August 11, 2015 - Governor Christie's signature of S2003/A4299 will implement significant and much needed reforms to New Jersey's juvenile justice system. The bill, sponsored by Senators Nellie Pou and Raymond Lesniak, and Assembly Members Shavonda Sumter, Charles Mainor, Benjie Wimberly, and Maria Rodriguez-Gregg, recognizes the critical need for age-appropriate treatment and access to rehabilitation for juveniles who intersect with the criminal justice system. The new law:
"The new law's data collection requirement is critical because it will afford transparency to the Juvenile Justice Commission's continued use of solitary confinement and protect against an overbroad and prolonged use of non-punitive solitary confinement"
- Raises the minimum age at which a child may be prosecuted as an adult from 14 to 15, narrows the list of offenses that can lead to prosecution as an adult, and amends the standard governing such decisions to reflect the continuing maturation of young people through their mid-twenties;
- Requires due process, including representation by counsel, before a young person who is confined in a juvenile facility can be transferred to an adult prison; and
- Eliminates the use of solitary confinement as a disciplinary measure in juvenile facilities and detention centers, and places time limits on the use of solitary confinement for reasons other than punishment, such as safety concerns.
The New Jersey Juvenile Justice Reform Coalition is pursuing system-wide reforms of New Jersey's juvenile justice system, including promoting alternatives to incarceration for youth and improving conditions of confinement for those who are incarcerated. Members of the Coalition's Steering Committee include Advocates for Children of New Jersey, the American Civil Liberties Union of New Jersey, the Lowenstein Center for the Public Interest at Lowenstein Sandler, the New Jersey Institute for Social Justice, and Rutgers Law School Children's Justice Clinic in Camden and Criminal and Youth Justice Clinic in Newark.
Through legislative advocacy on this bill, as well as executive advocacy and litigation, the Coalition has sought to reform the process and circumstances under which youth may be placed in an adult prison, and to eliminate the practice of solitary confinement of juveniles. The Coalition applauds the extraordinary leadership of Senator Pou, who more than two years ago, began bringing together advocates (including members of the Coalition), retired judges, county prosecutors, the Attorney General's Office, and other stakeholders to discuss New Jersey's juvenile justice system and how to improve it through these substantial reforms.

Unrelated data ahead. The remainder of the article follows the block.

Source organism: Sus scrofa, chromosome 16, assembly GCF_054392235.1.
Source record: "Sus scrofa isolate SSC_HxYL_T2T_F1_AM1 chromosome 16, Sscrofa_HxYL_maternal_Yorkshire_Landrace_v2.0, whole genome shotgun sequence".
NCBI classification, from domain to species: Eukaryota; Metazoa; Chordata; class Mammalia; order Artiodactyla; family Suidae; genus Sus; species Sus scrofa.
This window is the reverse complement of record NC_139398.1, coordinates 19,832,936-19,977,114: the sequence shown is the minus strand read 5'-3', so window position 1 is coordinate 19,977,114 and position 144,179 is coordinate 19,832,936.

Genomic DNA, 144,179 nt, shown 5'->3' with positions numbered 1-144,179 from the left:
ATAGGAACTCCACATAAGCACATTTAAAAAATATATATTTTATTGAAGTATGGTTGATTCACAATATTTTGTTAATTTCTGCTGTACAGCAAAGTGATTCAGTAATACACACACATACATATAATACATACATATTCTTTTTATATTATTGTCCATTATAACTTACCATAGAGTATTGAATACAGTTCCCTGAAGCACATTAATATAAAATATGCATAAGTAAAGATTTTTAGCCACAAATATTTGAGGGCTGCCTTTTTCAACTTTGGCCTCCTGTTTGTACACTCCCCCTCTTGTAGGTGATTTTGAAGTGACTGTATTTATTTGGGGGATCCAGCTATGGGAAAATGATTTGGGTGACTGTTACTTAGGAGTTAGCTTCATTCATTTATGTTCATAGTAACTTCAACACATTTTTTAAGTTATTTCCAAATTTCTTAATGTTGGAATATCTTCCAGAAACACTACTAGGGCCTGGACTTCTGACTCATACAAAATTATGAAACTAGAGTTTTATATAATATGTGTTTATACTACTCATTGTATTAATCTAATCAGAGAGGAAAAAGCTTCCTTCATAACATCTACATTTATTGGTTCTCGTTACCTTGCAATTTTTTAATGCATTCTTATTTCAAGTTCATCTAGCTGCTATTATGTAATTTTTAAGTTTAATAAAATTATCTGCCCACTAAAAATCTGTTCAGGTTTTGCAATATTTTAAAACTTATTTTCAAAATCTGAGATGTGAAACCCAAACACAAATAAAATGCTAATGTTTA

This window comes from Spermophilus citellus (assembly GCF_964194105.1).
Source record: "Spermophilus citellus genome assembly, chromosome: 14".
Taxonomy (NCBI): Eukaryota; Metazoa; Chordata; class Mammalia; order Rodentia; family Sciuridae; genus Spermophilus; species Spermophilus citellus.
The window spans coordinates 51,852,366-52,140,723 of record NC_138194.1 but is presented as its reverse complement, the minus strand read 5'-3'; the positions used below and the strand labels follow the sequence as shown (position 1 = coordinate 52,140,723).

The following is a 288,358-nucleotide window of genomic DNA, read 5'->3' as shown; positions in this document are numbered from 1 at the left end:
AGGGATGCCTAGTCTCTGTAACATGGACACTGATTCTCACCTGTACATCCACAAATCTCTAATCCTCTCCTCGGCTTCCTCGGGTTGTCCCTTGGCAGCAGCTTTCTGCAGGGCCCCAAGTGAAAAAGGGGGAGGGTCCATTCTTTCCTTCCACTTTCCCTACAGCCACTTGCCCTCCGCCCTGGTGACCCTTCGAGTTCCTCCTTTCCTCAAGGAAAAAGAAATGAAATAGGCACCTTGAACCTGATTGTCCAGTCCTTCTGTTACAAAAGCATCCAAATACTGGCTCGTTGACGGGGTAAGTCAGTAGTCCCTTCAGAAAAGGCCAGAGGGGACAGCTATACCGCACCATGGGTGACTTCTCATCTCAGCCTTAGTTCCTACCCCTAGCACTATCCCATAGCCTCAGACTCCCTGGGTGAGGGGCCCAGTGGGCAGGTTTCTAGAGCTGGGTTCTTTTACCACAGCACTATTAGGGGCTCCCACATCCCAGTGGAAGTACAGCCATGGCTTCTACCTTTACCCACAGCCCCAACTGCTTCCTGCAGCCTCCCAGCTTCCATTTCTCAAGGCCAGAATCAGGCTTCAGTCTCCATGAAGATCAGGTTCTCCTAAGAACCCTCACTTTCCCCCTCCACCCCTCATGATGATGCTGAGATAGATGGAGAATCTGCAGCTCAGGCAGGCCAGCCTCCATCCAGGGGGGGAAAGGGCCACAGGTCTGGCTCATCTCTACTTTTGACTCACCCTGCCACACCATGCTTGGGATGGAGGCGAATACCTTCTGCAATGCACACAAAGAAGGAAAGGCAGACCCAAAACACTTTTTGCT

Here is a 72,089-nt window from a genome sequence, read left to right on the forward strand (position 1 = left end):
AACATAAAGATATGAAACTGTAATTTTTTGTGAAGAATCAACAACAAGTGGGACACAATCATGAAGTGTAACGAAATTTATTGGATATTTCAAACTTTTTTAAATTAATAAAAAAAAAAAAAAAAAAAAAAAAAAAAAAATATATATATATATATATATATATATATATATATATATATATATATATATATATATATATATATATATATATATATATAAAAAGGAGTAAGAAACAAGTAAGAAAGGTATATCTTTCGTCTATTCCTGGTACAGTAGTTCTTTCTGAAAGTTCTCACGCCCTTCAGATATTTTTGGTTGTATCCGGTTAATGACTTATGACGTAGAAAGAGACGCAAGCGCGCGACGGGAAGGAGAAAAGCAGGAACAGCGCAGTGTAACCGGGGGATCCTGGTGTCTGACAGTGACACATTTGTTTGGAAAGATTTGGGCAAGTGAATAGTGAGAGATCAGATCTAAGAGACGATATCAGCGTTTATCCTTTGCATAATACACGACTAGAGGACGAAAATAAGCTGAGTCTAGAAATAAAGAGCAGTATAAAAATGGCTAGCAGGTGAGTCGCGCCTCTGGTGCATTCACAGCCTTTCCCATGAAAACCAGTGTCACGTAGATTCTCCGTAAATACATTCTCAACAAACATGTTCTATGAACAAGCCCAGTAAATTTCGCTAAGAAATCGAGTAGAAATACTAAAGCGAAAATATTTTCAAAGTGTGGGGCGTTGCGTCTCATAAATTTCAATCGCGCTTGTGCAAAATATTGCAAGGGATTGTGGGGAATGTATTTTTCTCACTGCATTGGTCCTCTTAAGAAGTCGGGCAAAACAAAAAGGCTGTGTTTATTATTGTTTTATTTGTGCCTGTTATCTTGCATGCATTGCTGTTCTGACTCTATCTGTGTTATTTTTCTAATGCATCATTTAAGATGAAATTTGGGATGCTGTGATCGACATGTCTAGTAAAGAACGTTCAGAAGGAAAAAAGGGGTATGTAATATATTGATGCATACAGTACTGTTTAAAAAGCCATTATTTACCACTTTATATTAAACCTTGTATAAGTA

"The historic reforms to New Jersey's juvenile justice system just signed into law will make us fairer, smarter, and safer. While there remains more work to do, these changes are a significant step towards making the 'justice' in our juvenile justice system a reality," says Alexander Shalom, Senior Staff Attorney at the ACLU of New Jersey.
"New Jersey will become the twenty-first state to prohibit the use of punitive solitary confinement by either law or practice, in line with a growing national trend. This is a first and significant step towards reducing the risk of serious harm to juveniles in secure facilities, but we still have a long way to go," explains Natalie Kraner, Pro Bono Counsel at Lowenstein Sandler. "The new law's data collection requirement is critical because it will afford transparency to the Juvenile Justice Commission's continued use of solitary confinement and protect against an overbroad and prolonged use of non-punitive solitary confinement," adds Kraner.
"Serving time in an adult facility has enormous and lifelong consequences," remarks Laura Cohen, Director, Criminal and Youth Justice Clinic at Rutgers School of Law. In another important change, youth who have been waived for adult prosecution presumptively will be held in local juvenile detention centers, rather than county jails, while awaiting trial; similarly, any young person who is sentenced to a term of incarceration will be committed to the state's Juvenile Justice Commission until the age of 21 and may remain there beyond that time at the discretion of the Commission. "These reforms to the waiver laws are consistent with the substantial body of research establishing that adolescents' developmental immaturity renders them less culpable than adults," explains Cohen.
"While we agree that juveniles should be held accountable for their actions, we must treat juveniles who commit crimes differently than adults. These youth will return to their communities and we must equip them with the skills they need to stay out of trouble and mature into productive adults," says Mary Cogan, Assistant Director, Advocates for Children of NJ.
"This legislation represents a much-needed paradigm shift in how New Jersey addresses juvenile delinquency issues," adds LaShawn Warren, Vice President and General Counsel of the New Jersey Institute for Social Justice. "It moves the state closer to a rehabilitative model that appropriately factors in developmental considerations of youth and ensures progress toward racial fairness in the state juvenile justice system."
Lowenstein Center for the Public Interest at Lowenstein Sandler
Natalie Kraner, 973-422-6722
Criminal and Youth Justice Clinic at Rutgers School of Law
Laura Cohen, 973-353-3187
Children's Justice Clinic at Rutgers School of Law
Sandra Simkins, 856-225-6646
Communications Director at the ACLU of New Jersey
Deborah Howlett, 973-854-1728
New Jersey Institute for Social Justice
LaShawn Warren, 973-624-9400 ext. 29
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